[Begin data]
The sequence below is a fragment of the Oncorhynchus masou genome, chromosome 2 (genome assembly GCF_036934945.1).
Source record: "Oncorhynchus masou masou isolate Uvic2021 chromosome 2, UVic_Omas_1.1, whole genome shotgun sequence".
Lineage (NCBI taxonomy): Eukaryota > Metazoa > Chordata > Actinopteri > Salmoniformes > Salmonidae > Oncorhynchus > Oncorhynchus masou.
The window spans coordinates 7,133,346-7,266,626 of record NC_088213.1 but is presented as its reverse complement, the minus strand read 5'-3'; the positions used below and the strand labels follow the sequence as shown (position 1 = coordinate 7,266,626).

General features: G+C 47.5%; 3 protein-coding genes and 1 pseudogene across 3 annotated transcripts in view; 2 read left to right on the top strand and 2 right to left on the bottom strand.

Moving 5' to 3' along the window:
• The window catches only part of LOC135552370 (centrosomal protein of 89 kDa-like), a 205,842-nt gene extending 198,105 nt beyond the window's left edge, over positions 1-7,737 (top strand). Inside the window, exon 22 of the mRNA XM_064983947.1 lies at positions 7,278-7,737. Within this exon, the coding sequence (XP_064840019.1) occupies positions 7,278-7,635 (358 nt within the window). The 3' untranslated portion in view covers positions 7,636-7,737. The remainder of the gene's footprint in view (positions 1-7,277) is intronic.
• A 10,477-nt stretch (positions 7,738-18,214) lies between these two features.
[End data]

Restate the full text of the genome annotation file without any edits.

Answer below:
The sequence below is a fragment of the Oncorhynchus masou genome, chromosome 2 (genome assembly GCF_036934945.1).
Source record: "Oncorhynchus masou masou isolate Uvic2021 chromosome 2, UVic_Omas_1.1, whole genome shotgun sequence".
Lineage (NCBI taxonomy): Eukaryota > Metazoa > Chordata > Actinopteri > Salmoniformes > Salmonidae > Oncorhynchus > Oncorhynchus masou.
The window spans coordinates 7,133,346-7,266,626 of record NC_088213.1 but is presented as its reverse complement, the minus strand read 5'-3'; the positions used below and the strand labels follow the sequence as shown (position 1 = coordinate 7,266,626).

General features: G+C 47.5%; 3 protein-coding genes and 1 pseudogene across 3 annotated transcripts in view; 2 read left to right on the top strand and 2 right to left on the bottom strand.

Moving 5' to 3' along the window:
• The window catches only part of LOC135552370 (centrosomal protein of 89 kDa-like), a 205,842-nt gene extending 198,105 nt beyond the window's left edge, over positions 1-7,737 (top strand). Inside the window, exon 22 of the mRNA XM_064983947.1 lies at positions 7,278-7,737. Within this exon, the coding sequence (XP_064840019.1) occupies positions 7,278-7,635 (358 nt within the window). The 3' untranslated portion in view covers positions 7,636-7,737. The remainder of the gene's footprint in view (positions 1-7,277) is intronic.
• A 10,477-nt stretch (positions 7,738-18,214) lies between these two features.